The Golden State Warriors have until the day before the season begins on October 18th to work out a rookie extension with Jordan Poole, but on media day, he didn’t seem all that stressed about it.
See below for Part 3 of the 2022-23 Points of Education video (narrated by SVP, Head of Referee Development and Training Monty McCutchen), which provides examples and guidance regarding Bench Conduct and Respect For The Game: pic.twitter.com/i98dHOjuW6— NBA Official (@NBAOfficial) September 26, 2022
Poole would become a restricted free agent after this season if he doesn’t have an extension by October 18. When asked whether the unresolved contract situation weighed on his mind, Poole responded:
“I’ll have my reps handle this. I have the utmost faith and confidence that we’ll work something out, but I’m just here to play basketball.”
In his third season, Poole upped his scoring to 18.5 points per game, which included a streak of 17 straight games of 20 points or more. (He slipped all the way to 19 points in the 18th game) He started all five of the team’s first-round games against the Denver Nuggets, and led the NBA with a free throw percentage of 92.5%, just edging out Steph Curry. It’s clear Poole earned himself an extension; he and the team are just haggling over the price.
General manager Bob Myers says he plans to meet with Poole’s people after the team returns from their trip to Tokyo.
Bob Myers will meet with Jordan Poole’s representatives regarding a potential contract extension after the Warriors’ trip to Japan pic.twitter.com/xRhrKsGzXb— Warriors on NBCS (@NBCSWarriors) September 22, 2022
There’s no urgency on the Warriors’ side to get the deal done. The October 17 deadline puts some pressure on making a deal, but even if Poole goes into the season as an imminent free agent, the Warriors have the right to match any offer he receives next summer. That does open them up to facing a large offer from a competitor trying to poach him, much like the Trail Blazers did with Gary Payton II, or a “poison pill,” when a team sets onerous terms (bonus money, player options, etc.) on their offer sheet.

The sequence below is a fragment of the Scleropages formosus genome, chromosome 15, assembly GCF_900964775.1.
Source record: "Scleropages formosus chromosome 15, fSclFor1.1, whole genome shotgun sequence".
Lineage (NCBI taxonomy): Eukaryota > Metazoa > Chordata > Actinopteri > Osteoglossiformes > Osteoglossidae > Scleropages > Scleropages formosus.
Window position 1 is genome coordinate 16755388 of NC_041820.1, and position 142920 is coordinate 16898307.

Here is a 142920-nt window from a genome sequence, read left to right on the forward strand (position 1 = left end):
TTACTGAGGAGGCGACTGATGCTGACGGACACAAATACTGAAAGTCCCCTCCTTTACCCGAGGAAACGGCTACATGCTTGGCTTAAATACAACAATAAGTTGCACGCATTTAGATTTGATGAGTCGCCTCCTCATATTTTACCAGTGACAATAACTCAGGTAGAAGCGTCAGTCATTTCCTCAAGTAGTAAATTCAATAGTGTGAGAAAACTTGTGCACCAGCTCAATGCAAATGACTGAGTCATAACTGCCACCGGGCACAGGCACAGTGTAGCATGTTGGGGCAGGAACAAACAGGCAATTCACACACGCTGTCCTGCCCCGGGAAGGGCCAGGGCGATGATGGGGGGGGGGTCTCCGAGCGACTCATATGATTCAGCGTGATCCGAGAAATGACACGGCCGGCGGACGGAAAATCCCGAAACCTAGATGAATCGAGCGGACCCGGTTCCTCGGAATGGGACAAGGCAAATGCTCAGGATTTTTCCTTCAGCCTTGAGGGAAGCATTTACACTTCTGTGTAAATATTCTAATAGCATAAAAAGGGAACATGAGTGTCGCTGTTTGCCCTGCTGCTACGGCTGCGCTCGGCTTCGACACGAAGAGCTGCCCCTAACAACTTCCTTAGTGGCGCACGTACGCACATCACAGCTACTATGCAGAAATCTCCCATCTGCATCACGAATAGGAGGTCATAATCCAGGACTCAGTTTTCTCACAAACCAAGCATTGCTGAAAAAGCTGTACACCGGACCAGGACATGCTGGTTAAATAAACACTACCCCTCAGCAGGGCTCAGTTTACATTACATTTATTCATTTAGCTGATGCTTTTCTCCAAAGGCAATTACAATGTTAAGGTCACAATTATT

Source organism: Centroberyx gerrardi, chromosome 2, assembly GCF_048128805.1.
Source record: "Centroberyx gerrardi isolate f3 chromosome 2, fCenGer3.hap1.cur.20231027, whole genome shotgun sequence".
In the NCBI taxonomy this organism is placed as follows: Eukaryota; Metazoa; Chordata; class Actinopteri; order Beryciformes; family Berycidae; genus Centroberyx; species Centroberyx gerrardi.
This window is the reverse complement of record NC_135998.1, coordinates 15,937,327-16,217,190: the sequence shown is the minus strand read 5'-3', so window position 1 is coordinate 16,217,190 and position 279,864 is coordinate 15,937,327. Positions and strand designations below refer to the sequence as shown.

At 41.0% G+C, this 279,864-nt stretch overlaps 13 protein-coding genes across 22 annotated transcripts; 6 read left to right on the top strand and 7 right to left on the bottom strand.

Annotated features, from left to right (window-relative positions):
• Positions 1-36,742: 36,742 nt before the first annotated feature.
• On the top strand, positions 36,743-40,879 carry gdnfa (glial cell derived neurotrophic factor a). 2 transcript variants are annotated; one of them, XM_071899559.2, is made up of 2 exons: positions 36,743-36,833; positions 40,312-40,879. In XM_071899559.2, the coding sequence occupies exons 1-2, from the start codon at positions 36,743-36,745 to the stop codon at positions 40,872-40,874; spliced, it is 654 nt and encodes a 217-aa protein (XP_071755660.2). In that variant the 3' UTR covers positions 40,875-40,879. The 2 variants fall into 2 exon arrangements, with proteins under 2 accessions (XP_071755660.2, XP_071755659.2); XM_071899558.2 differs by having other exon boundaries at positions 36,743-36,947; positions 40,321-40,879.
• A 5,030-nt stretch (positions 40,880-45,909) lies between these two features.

But at this point, the price point for Poole is relatively set. Anfernee Simons, also a 6’3” scoring point guard born in June of 1999, signed a four-year deal for $100 million. The Knicks gave 6’1” Jalen Brunson $104 million for four years. Now, if Poole continues to get better, that price might go up. It’s not clear what Poole is demanding, or what the Warriors have offered, but those deals are a good indicator of what a deal might look like. If Poole was willing to sign for something close to the Simons deal, the Warriors might decide to lock him in. With the salary cap going way up in the 2024-25 season, having Poole locked up through age 28 could be a huge bargain.
With Andrew Wiggins and Draymond Green also potentially becoming free agents next summer, the team may simply prefer to keep their options for trades and signings open, barring Poole taking a discount to get long-term security. The Warriors may hesitate to pay all three of those free agents next summer and incur a massive luxury tax bill, but by letting Poole play out the fourth year of his rookie contract, they can postpone the decision until next July.
For Poole’s part, he’s proving he’s a true NBA veteran by at least acting like the contract negotiations are no big deal to him. “However we go into the season is however we go in, he told reporters. “I’m gonna play my game and continue to be me, and put everything forward to help us win games whatever the situation or circumstance is.”